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I have many session vars. Should I use this

$_SESSION[SessionHelper::ROUTING] = SessionHelper::MODULE_A;

class SessionHelper {
   const ROUTING = 'SessionHelper.routing';
   const MODULE_A = 1;
   const MODULE_B = 2;
}

or this?

$_SESSION['routing'] = 1;

The first seems to be maintenanable but hard to read in some case. For example:

if(isset($_SESSION[SessionHelper::ROUTING]) && 
   $_SESSION[SessionHelper::ROUTING] = SessionHelper::MODULE_A) {
....

The second is quite short but if there is a change, we must change everywhere the "routing" exist. Further more, it can pollute the session scope because the 'routing' string is so common.

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2 Answers 2

up vote 3 down vote accepted

If you really need a session helper (say: if you really need a class abstracting a PHP session), then use the $_SESSION superglobal only inside that class (and not outside). So you have the superglobal encapsulated and you can replace it with test-doubles.

Next to that, this depends on the use of the session store. I bet it's highly dynamic, so I don't see much value in specifying array keys as constants first w/o any futher use (e.g. valid/invalid key checks aren't done).

I hope this does not sound harsh, because it's not meant so. Please ask if something is unclear or you have further questions. As jprofitt wrote in his answer, preventing magic numbers is something very useful, but I'm not totally convinced, that you actually introduce them here or if it isn't just dynamic properties (especially if you create a session store class).

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Is this what you mean? Please let me know. class SessionStore { const ROUTING = 'SessionStore.routing'; public function setRoute($route) { $_SESSION[self::ROUTING] = $route; } public function getRoute() { return $_SESSION[self::ROUTING]; } } –  Emerald214 Dec 23 '11 at 18:36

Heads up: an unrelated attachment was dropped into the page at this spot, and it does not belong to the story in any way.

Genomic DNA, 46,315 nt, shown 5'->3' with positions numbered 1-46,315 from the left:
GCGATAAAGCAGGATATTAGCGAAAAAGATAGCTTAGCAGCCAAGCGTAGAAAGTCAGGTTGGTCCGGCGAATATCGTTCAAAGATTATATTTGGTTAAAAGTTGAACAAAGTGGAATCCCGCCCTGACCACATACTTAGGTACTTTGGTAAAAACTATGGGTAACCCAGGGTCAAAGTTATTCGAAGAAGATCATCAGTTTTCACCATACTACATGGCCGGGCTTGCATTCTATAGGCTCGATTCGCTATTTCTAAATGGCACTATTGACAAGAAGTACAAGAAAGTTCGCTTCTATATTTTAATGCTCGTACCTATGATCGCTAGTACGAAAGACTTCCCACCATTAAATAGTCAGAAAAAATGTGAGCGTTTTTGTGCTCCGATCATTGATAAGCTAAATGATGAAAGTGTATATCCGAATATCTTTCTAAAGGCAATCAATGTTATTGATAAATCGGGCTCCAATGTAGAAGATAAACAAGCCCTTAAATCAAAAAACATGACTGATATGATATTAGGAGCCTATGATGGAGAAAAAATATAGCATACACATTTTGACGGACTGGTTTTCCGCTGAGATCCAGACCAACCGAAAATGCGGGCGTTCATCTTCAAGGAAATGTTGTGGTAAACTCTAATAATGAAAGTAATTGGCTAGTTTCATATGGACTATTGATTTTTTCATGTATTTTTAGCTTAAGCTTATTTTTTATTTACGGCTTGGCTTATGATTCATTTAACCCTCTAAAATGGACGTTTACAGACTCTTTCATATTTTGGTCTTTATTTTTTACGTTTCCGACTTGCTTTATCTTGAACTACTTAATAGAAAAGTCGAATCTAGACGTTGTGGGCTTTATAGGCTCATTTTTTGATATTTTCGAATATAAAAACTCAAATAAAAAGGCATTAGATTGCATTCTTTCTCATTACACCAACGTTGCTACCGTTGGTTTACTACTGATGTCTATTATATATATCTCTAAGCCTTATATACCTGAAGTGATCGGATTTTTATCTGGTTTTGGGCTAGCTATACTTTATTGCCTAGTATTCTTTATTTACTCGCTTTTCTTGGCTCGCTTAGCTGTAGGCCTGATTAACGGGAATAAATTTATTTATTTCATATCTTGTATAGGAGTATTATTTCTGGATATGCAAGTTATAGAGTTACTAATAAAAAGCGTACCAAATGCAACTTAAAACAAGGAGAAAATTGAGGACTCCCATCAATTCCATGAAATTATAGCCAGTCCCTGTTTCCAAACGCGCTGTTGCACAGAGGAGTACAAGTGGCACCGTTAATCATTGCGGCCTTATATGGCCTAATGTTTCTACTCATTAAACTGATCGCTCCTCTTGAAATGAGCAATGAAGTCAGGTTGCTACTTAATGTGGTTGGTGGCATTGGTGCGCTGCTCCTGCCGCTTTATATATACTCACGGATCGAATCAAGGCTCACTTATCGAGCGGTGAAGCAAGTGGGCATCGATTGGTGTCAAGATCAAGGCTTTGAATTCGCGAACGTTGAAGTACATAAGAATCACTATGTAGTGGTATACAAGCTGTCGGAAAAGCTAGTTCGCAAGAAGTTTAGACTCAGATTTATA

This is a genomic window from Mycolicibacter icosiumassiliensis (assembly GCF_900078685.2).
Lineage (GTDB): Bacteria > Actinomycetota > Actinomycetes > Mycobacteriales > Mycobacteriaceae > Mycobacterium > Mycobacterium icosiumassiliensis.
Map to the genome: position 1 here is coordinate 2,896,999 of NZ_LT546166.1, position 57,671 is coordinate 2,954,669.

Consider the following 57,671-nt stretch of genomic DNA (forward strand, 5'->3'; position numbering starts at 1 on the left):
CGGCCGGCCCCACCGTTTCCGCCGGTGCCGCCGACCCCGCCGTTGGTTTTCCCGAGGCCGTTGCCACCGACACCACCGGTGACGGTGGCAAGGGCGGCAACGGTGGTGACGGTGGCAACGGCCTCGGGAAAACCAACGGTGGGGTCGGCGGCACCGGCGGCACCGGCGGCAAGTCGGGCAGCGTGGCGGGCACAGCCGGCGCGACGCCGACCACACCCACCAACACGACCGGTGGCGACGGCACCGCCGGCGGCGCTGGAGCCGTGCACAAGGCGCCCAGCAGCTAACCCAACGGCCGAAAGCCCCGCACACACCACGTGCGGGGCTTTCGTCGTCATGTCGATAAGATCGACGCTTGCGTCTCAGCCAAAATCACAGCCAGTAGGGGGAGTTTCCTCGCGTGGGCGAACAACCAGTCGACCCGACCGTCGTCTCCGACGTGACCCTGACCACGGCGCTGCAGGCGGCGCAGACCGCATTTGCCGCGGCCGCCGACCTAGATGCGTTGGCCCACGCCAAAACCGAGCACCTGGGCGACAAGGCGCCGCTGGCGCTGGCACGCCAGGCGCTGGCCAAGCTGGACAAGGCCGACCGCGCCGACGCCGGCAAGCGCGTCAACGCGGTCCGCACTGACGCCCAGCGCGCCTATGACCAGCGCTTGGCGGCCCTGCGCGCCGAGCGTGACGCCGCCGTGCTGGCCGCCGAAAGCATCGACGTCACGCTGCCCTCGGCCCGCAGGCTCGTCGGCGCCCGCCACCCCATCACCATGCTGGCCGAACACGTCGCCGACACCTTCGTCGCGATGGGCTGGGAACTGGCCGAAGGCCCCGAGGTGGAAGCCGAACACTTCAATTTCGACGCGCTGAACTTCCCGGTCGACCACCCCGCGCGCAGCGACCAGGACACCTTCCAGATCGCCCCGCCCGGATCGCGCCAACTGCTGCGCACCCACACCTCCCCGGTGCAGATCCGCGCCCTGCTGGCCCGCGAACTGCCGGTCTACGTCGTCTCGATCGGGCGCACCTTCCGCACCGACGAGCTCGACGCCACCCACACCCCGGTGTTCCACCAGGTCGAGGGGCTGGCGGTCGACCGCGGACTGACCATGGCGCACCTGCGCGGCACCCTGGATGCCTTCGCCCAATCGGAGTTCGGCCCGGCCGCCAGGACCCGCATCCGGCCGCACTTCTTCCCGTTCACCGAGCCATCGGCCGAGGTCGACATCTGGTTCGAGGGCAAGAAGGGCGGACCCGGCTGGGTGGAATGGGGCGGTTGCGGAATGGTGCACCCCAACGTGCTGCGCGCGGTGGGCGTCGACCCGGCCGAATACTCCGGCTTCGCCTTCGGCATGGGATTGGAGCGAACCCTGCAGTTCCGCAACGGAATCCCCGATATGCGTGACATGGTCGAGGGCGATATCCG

Something like that could be an example. It is at least encapsulating $_SESSION, which was one of the points I mentioned. So yes. Your example has even the benefit, that the rest of the application needs to interface with concrete method names even. –  hakre Dec 23 '11 at 18:41
    
The last question. Because this class just sets and gets session vars, so could all functions be static? (a utility class) –  Emerald214 Dec 23 '11 at 18:46
    
All functions could be static because $_SESSION is "static" (it's a superglobal to be precise). However, don't do that. Make it an instance, avoid static functions and implement the constants (if they are public) in an interface and not inside a concrete class. Regarding sessions, also keep in mind that PHP has a mechanism to change the storage of session variables (before you re-invent the wheel for a session store). –  hakre Dec 23 '11 at 18:55

Magic strings and numbers are evil -- even if you're the only one who would need to use them. All it takes is forgetting to update them in one place and your entire application could malfunction.

As you mentioned with the maintainability of using constants, they can make implementing updates a lot simpler. Another benefit is you can document them and a lot of IDEs will pick that up and give help in case you forget what MODULE_A or MODULE_B is referring to (for example). While it might make you type in some extra characters, it's better than misspelling 'routing' somewhere and having to dig through your code to figure out why you're getting an error.

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